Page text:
The Key Languages To Look For In A Coding Bootcamp

We’re standing in the midst of a coding boom. Whether it’s mobile apps, websites, or creating new software products, the need for software engineers and coders has never been greater. Further, between major tech companies like Microsoft, Google, and Facebook opening offers across the globe as well as start-ups popping up in both small and big cities, the need for skilled developers is only growing. 

Thankfully, coding bootcamps are stepping in to help educate a new generation of coding professionals. However, with so many different types of coding bootcamps emerging, it can be challenging to know how to choose the right one. While there are a variety of variables that will help you make the right choice, one of the most important factors to consider is the languages the bootcamp offers to teach you. Since bootcamps are designed to help you get your first job in tech, you’ll want to make sure they include the languages that are most in demand today. 

Fundamental Web Development Languages

For individuals considering if coding is even right for them, it’s often best to do introductory courses to test things out first. Introductory coding bootcamps exist to test the waters out, and generally include the most basic yet expected web and mobile development languages. Taking a bootcamp with these classes means picking up valuable skills while giving coding a try. These languages include: 

  • HTML: Considered a building block of the web, HTML lets individuals create formatted text like headings, paragraphs, and bullet points. It also lets users control where images and other aesthetic elements are placed. 
  • CSS: This language helps control the way a site looks and feels. You can control layout, colors, fonts, and a host of other elements that give websites and apps a unified feel. 
  • JavaScript: This language bundles HTML and CSS together, letting users add interactivity and dynamism to sites and apps. This is a key language for developing engaging digital games.  

Front End Web Development Languages

Once individuals are confident that they want to pursue a career in tech and coding, they need to decide which aspect of the field they want to tackle. For those who want to create web and mobile products that look great and offer stellar user experiences, coding bootcamps that focus on in-demand front end web development languages and tools will be a good fit. These languages include:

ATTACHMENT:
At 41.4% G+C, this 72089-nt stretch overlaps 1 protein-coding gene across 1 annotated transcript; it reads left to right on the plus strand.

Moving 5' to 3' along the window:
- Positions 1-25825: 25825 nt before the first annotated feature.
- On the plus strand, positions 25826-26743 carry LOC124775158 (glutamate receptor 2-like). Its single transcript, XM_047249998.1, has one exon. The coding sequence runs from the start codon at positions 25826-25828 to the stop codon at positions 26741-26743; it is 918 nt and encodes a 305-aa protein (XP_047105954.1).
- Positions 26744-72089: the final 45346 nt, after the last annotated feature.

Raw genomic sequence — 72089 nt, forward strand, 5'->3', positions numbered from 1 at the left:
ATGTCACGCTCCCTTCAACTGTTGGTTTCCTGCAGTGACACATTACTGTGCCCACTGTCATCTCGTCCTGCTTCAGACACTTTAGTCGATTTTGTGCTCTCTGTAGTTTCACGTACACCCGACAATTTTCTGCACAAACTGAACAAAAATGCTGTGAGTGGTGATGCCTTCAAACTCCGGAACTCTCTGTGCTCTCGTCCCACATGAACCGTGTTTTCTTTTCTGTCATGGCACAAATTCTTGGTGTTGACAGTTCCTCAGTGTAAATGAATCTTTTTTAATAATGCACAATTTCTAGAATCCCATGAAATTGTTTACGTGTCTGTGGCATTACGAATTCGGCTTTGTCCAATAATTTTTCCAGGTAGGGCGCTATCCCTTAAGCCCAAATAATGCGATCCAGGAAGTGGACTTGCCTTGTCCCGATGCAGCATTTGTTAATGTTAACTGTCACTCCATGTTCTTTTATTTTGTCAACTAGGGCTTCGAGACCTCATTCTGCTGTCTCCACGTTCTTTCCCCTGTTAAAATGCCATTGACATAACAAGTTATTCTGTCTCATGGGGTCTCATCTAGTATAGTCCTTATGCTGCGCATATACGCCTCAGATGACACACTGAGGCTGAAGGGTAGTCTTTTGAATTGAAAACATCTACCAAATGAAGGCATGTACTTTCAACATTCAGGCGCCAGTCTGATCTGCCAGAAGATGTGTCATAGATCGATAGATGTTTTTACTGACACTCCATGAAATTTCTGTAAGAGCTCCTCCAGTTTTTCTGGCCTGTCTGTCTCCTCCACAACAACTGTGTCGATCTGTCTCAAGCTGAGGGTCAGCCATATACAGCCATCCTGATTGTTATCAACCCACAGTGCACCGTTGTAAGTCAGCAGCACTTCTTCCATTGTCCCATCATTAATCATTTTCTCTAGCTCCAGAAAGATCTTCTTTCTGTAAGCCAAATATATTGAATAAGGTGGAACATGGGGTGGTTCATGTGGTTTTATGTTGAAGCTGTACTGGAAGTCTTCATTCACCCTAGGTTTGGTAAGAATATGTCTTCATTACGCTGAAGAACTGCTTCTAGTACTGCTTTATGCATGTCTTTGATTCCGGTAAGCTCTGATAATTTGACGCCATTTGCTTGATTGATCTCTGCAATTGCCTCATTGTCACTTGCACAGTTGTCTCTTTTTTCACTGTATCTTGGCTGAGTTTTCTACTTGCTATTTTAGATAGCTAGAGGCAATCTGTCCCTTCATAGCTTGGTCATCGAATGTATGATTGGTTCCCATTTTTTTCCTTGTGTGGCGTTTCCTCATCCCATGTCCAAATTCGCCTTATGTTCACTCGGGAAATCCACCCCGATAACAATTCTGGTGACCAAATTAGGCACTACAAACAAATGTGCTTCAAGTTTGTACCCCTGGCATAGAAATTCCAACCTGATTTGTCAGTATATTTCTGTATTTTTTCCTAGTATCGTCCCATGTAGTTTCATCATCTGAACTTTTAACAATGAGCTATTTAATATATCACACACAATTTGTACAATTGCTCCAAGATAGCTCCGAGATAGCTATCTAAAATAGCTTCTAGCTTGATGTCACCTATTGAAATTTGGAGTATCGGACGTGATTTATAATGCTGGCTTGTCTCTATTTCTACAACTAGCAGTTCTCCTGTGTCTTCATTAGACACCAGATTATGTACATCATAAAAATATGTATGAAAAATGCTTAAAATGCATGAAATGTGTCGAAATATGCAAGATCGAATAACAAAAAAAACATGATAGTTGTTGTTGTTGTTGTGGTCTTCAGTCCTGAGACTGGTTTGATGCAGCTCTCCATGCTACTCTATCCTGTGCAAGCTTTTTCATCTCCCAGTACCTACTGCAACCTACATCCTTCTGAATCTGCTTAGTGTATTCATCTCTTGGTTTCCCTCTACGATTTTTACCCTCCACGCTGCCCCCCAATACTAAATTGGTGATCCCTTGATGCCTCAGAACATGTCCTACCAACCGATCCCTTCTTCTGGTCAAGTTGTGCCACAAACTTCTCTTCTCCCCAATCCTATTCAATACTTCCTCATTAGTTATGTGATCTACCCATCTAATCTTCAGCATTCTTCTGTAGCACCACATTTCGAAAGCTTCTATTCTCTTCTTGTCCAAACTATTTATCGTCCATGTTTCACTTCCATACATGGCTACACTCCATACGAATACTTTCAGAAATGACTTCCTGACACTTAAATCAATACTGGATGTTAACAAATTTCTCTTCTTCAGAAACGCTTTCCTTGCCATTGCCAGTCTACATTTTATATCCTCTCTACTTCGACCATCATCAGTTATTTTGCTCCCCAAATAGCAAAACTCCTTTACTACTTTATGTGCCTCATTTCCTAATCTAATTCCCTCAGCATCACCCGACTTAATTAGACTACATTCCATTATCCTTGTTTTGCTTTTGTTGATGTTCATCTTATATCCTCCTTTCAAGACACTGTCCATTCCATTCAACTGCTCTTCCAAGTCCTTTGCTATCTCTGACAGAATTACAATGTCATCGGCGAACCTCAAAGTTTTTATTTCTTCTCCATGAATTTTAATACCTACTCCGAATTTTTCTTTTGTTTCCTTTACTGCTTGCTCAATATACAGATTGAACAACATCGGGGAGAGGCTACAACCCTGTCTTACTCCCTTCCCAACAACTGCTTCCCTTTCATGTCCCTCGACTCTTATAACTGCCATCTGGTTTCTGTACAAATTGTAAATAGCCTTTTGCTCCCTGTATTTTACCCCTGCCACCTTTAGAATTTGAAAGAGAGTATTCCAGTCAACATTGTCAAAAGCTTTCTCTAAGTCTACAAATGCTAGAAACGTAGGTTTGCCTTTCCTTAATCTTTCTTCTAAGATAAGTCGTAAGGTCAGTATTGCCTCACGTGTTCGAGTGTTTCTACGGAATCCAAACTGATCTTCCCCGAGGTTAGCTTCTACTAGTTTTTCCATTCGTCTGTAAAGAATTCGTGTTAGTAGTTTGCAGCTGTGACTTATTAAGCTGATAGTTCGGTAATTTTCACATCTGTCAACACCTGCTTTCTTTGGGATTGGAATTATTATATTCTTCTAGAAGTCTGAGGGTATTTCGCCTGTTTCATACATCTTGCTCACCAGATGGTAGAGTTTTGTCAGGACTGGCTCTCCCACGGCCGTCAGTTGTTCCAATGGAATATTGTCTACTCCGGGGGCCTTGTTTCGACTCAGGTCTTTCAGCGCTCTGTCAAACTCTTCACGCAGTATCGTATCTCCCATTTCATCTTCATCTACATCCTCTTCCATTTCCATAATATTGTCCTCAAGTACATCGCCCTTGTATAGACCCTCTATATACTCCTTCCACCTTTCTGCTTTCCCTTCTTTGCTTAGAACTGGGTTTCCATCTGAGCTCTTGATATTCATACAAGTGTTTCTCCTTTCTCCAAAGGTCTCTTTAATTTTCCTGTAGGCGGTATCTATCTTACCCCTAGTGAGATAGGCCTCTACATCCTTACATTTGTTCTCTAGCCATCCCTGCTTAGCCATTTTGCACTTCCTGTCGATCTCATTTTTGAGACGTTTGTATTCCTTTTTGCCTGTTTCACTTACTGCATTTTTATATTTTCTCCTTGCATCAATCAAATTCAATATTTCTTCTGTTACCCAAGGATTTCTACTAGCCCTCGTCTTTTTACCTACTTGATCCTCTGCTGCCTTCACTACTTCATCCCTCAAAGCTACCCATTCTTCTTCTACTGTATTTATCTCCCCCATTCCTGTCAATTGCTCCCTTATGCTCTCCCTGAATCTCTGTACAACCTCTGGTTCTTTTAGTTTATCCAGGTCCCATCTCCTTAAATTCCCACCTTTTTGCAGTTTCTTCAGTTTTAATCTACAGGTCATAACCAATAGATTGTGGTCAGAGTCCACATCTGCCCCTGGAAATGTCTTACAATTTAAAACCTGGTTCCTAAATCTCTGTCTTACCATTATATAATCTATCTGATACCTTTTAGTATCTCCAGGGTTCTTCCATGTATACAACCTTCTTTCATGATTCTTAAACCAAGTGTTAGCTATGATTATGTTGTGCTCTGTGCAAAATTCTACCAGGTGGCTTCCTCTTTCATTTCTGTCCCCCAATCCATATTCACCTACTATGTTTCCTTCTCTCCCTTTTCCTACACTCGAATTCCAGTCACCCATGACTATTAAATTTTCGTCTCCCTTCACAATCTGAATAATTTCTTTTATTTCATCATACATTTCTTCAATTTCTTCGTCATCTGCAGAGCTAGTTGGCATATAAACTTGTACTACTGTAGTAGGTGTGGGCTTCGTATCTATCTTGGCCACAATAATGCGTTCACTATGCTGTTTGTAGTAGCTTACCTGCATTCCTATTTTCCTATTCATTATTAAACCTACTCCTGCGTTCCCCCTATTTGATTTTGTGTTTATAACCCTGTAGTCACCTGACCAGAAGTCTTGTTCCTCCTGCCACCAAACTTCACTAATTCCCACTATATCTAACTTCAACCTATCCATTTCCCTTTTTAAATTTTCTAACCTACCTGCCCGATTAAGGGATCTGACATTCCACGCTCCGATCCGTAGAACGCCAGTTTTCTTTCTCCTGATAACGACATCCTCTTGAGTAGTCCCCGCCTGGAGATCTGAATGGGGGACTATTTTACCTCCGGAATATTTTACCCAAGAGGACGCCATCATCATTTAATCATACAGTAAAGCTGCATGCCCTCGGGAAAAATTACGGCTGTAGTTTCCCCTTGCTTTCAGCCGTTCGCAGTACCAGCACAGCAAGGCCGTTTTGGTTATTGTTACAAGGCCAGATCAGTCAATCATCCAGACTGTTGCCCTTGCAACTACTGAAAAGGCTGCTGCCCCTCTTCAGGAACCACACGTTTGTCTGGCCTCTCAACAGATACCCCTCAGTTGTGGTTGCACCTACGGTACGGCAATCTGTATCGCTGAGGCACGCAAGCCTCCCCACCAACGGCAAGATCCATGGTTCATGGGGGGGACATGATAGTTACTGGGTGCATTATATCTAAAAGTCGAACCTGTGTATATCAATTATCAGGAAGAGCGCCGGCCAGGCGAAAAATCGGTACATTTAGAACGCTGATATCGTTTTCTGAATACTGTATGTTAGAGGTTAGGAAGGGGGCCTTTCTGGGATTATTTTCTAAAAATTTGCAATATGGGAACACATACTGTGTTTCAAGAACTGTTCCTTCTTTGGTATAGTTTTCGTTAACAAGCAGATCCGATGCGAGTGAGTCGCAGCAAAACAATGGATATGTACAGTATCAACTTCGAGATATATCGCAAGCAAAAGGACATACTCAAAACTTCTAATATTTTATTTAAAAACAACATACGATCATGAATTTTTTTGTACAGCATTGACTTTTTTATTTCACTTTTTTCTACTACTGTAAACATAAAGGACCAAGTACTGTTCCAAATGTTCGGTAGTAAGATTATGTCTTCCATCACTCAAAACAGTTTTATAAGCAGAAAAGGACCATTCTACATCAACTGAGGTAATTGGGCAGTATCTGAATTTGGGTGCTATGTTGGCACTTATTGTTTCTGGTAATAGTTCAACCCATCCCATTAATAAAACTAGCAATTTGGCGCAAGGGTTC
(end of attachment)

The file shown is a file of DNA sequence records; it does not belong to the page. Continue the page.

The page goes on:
• Bootstrap: Considered a code library, Bootstrap is a repository of HTML, CSS, and JavaScript code that lets you start with a code foundation. This means you don’t have to start programs from scratch but can instead use a strong code base and then customize it.
  • React: Reach is a language that lets developers create dynamic web and mobile experiences that don’t need to reload when a user interacts with them. This helps create experiences that are speedy and work well.
  • React Native: Seen as the mobile counterpart to Reach, Reach Native offers developers the same benefits as React but in the mobile space. It allows developers to create dynamic experiences and upload them to major app stores. 

 Back End Web Development Languages

Individuals who prefer the behind the scenes coding work like making sure sites, apps, and digital projects are built on strong foundations, which find back end development to be a strong fit. Coding bootcamps that prepare students for careers in back end development will include languages and tools like: 

  • NodeJS: This is a key language that lets developers manage application logic and user authentication by connecting a user’s computer to a central server. 
  • MongoDB: Backend development often requires determining how to manage large sums of data. MongoDB is a frequently-used tool that lets developers store data in flexible ways that keeps the data accessible without slowing down a user’s experience.
  • GitHub: One of the most-used tools by developer teams, GitHub allows developers to merge their code into one single code base. It lets coders work independently on smaller subset of code, but then bring them together to build a larger program. 

For individuals interested in what front and back end web development has to offer, there are full stack coding bootcamps. This type of bootcamp blends the languages and tools from each approach to give a broader coding foundation and lets graduates have more flexible options upon graduation. 

1 COMMENT

  1. I hate to be picky. The tools, environments, frameworks, and libraries that you list are all important, but only JavaScript is a programming language. Please don’t go into a technical interview and list any of the others as programming languages. You might be deafened by the sound of laughter.

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